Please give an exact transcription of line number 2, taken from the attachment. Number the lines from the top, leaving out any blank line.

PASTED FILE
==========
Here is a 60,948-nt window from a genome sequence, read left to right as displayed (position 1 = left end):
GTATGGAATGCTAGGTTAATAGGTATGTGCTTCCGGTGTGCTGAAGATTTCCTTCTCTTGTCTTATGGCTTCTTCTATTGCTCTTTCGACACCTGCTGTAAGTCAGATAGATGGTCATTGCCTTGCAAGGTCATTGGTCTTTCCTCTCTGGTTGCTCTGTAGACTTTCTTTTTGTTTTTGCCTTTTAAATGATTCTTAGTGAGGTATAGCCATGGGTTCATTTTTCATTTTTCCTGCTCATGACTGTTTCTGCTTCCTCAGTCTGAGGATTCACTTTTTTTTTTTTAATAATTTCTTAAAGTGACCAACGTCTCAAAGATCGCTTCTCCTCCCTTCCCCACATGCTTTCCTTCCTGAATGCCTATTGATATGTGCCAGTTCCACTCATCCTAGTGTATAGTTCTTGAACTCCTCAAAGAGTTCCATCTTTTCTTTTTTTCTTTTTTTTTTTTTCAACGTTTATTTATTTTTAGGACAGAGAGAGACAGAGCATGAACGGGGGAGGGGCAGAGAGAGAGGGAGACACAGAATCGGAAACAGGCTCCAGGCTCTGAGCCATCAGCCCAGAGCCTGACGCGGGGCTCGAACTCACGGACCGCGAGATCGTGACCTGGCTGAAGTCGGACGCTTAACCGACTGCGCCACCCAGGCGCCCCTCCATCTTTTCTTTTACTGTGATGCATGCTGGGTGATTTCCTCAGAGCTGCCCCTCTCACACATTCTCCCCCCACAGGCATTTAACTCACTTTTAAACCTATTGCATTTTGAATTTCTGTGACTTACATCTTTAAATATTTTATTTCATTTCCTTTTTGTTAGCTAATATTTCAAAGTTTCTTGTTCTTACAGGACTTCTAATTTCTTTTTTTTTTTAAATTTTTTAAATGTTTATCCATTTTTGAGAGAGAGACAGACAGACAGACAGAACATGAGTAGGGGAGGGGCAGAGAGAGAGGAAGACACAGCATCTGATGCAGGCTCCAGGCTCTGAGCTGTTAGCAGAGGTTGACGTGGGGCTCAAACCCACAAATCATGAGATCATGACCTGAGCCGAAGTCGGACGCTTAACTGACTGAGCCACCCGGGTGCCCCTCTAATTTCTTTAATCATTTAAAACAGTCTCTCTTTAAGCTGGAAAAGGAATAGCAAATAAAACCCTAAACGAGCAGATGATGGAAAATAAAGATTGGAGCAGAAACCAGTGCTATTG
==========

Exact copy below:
GTATGGAATGCTAGGTTAATAGGTATGTGCTTCCGGTGTGCTGAAGATTTCCTTCTCTTGTCTTATGGCTTCTTCTATTGCTCTTTCGACACCTGCTGTAAGTCAGATAGATGGTCATTGCCTTGCAAGGTCATTGGTCTTTCCTCTCTGGTTGCTCTGTAGACTTTCTTTTTGTTTTTGCCTTTTAAATGATTCTTAGTGAGGTATAGCCATGGGTTCATTTTTCATTTTTCCTGCTCATGACTGTTTCTGCTTCCTCAGTCTGAGGATTCACTTTTTTTTTTTTAATAATTTCTTAAAGTGACCAACGTCTCAAAGATCGCTTCTCCTCCCTTCCCCACATGCTTTCCTTCCTGAATGCCTATTGATATGTGCCAGTTCCACTCATCCTAGTGTATAGTTCTTGAACTCCTCAAAGAGTTCCATCTTTTCTTTTTTTCTTTTTTTTTTTTTCAACGTTTATTTATTTTTAGGACAGAGAGAGACAGAGCATGAACGGGGGAGGGGCAGAGAGAGAGGGAGACACAGAATCGGAAACAGGCTCCAGGCTCTGAGCCATCAGCCCAGAGCCTGACGCGGGGCTCGAACTCACGGACCGCGAGATCGTGACCTGGCTGAAGTCGGACGCTTAACCGACTGCGCCACCCAGGCGCCCCTCCATCTTTTCTTTTACTGTGATGCATGCTGGGTGATTTCCTCAGAGCTGCCCCTCTCACACATTCTCCCCCCACAGGCATTTAACTCACTTTTAAACCTATTGCATTTTGAATTTCTGTGACTTACATCTTTAAATATTTTATTTCATTTCCTTTTTGTTAGCTAATATTTCAAAGTTTCTTGTTCTTACAGGACTTCTAATTTCTTTTTTTTTTTAAATTTTTTAAATGTTTATCCATTTTTGAGAGAGAGACAGACAGACAGACAGAACATGAGTAGGGGAGGGGCAGAGAGAGAGGAAGACACAGCATCTGATGCAGGCTCCAGGCTCTGAGCTGTTAGCAGAGGTTGACGTGGGGCTCAAACCCACAAATCATGAGATCATGACCTGAGCCGAAGTCGGACGCTTAACTGACTGAGCCACCCGGGTGCCCCTCTAATTTCTTTAATCATTTAAAACAGTCTCTCTTTAAGCTGGAAAAGGAATAGCAAATAAAACCCTAAACGAGCAGATGATGGAAAATAAAGATTGGAGCAGAAACCAGTGCTATTG